opinionBy Patrick (Dunga) Papyec Pakwan
Mr. Luk does not seem to have luck in finding a niche in professional life nor in the quicksand of South Sudanese politics. After more than 20 good (in this case, bad) years in America, the man still identifies himself interestingly as a former anchorman at Radio Juba (whatever that means).
While it is not one's business, one cannot help but wonder and ask: What kind of work does our 'former anchorman' really do in America when he is not peddling mumble-jumble on the internet? Is the title of former anchorman at Radio Juba a title for life or is it a shorthand message which when deciphered simply means that our man has not have a job of which he is proud since he left Radio Juba for the 'greener' pastures in the New World more than 20 years ago? Was being a news reader at Radio Juba the only job Mr. Luk Kuth Dak did in the Sudan before he went to America? Why doesn't he, for instance, mention his title when he wallowed in corruption while working for and with one of the corrupt governors of Upper Nile? Well, these queries may appear mundane or irrelevant at a glance, but their answers may not only unearth Mr. Luk's corrupt skeletons hidden beneath a heap of pretentious nationalist rhetoric but may also help explain the man's addiction to writing flimsy articles in which he deliriously duels with imaginary enemies that exist only in his tormented mind and in the minds of the cabal that rules with an iron fist in South Sudan.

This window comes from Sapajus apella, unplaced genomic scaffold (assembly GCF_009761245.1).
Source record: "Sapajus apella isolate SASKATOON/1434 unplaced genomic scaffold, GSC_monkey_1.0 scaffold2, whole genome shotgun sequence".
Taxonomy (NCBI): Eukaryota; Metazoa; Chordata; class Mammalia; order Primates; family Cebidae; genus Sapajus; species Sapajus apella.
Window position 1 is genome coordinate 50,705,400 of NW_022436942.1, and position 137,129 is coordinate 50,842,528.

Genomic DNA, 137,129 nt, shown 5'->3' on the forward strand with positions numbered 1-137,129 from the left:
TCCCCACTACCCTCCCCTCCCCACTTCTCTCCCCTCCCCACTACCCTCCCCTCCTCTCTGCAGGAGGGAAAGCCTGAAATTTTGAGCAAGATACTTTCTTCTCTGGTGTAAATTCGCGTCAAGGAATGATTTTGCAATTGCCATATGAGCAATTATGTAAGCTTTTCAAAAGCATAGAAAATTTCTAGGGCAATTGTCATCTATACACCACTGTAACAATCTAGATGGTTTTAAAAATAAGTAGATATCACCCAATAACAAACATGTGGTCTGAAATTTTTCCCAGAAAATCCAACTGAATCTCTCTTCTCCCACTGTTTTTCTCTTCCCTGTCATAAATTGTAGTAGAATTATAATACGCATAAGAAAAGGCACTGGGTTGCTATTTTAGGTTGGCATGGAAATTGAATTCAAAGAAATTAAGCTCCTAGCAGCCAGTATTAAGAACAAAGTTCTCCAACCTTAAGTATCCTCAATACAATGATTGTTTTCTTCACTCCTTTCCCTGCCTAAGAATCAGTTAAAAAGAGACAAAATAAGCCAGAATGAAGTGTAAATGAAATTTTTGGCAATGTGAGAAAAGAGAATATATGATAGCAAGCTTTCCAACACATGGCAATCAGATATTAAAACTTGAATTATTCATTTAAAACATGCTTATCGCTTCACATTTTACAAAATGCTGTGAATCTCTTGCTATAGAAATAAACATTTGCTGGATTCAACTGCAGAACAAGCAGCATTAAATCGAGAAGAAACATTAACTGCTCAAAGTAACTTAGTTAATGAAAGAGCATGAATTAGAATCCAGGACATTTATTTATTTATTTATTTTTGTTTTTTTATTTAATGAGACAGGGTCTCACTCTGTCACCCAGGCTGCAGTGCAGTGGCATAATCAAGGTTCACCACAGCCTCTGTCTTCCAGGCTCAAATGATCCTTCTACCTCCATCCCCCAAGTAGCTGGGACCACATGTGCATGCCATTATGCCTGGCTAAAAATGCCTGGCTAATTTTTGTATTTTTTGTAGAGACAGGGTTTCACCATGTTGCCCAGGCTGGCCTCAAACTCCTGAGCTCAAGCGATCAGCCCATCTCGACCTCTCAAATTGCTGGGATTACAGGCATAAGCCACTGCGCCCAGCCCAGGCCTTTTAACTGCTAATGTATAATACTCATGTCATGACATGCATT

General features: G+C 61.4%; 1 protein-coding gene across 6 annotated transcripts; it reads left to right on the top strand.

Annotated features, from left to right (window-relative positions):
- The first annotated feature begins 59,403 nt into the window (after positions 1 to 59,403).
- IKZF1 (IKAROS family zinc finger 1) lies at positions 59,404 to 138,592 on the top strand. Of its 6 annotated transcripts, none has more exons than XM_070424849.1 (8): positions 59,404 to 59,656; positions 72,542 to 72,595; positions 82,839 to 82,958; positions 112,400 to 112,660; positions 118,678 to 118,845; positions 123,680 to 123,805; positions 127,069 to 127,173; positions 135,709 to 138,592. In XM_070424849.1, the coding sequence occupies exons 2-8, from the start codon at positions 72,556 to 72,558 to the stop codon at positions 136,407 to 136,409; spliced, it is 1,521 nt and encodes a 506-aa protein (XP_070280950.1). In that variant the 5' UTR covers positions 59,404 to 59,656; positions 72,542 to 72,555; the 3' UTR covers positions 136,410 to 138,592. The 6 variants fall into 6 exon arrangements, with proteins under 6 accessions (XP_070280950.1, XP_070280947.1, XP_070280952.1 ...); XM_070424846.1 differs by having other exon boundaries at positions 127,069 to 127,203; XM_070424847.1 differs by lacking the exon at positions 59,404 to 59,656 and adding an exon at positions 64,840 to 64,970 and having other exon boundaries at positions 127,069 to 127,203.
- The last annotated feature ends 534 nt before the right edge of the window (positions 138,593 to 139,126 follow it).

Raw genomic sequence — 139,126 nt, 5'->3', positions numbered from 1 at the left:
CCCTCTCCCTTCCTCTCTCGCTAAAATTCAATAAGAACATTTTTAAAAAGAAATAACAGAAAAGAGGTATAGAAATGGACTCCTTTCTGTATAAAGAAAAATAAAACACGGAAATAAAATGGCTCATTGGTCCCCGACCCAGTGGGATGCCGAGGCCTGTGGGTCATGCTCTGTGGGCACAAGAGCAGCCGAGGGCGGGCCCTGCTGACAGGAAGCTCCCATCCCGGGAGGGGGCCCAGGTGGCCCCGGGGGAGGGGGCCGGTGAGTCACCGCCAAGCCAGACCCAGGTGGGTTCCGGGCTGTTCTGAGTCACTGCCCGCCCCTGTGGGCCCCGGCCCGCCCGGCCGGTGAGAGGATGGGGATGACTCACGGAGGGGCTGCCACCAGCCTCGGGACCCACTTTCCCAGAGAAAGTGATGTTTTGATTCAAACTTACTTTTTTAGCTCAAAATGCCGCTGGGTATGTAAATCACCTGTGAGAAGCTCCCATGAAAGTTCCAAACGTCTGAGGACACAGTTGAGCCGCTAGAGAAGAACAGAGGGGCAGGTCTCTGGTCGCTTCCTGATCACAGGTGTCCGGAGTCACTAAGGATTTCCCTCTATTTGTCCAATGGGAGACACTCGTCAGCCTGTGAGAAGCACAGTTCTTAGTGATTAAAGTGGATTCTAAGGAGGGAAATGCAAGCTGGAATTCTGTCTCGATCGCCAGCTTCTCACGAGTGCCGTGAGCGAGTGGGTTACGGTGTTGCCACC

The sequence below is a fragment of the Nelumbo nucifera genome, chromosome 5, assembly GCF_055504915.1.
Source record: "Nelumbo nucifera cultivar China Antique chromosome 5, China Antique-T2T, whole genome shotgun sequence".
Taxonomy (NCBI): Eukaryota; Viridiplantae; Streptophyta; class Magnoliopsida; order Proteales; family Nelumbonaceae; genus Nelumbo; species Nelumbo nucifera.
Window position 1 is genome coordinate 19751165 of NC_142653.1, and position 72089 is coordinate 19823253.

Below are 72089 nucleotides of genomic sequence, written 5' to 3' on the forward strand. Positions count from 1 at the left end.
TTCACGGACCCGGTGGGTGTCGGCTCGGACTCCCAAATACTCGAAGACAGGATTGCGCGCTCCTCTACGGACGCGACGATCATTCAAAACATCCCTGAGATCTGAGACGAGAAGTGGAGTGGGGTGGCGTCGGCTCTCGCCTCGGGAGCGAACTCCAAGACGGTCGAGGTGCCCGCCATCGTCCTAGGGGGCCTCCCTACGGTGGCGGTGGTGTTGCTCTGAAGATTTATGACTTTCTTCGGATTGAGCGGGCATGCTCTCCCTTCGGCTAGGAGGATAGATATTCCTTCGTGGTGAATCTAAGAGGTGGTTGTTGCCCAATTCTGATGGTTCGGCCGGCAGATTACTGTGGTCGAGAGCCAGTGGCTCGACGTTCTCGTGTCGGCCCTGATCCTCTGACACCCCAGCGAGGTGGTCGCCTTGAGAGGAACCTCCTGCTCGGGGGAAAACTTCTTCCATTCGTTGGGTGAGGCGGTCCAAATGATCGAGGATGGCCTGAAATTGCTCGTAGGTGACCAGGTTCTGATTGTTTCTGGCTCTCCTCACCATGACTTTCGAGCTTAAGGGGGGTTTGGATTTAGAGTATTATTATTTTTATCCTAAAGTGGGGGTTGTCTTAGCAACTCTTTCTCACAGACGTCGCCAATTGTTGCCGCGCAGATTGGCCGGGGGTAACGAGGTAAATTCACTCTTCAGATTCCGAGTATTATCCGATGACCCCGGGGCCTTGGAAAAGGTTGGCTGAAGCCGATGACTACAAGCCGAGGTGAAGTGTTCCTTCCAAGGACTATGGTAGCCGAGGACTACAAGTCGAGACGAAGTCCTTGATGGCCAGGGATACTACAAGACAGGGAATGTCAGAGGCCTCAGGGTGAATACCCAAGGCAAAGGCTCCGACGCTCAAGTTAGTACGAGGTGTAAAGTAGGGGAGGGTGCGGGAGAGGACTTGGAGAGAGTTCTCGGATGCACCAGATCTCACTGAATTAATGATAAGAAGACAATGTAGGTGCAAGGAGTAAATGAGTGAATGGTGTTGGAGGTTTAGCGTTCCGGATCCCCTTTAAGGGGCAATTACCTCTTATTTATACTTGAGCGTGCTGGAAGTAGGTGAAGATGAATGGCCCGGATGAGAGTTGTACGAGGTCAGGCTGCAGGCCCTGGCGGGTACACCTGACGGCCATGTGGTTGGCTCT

Having abstained for sometime from his stated habit of writing about the "Jallaba Golden Boys' as well as from other equally harmful habits (I hope), the former anchorman at Radio Juba suffered a relapse recently and returned to his old addictive ways by writing an article titled Dr. Lam Akol: No Sugar-coating!!! Did he say 'sugar-coating? What has Sugar-coating got to do with it?
In the article, the former anchorman at Radio Juba seethed unintelligibly and deliriously about Dr. Lam Akol's 'pilligrimage' to the Muslim Brotherhood in Egypt, putting his fingers in the eyes of our people, shutting the door of reconciliation among our people, slamming our friends in the state of Israel and slamming Juba for corruption.
From the proceeding gibberish, it is very safe to assume that our 'former anchorman' -in his own distorted world of convoluted logic-has a different meaning for 'sugar-coating.' All the same, let's respond to his rage by throwing the questions back at him, and let me (I hope I don't confuse him) do that in a reversed order.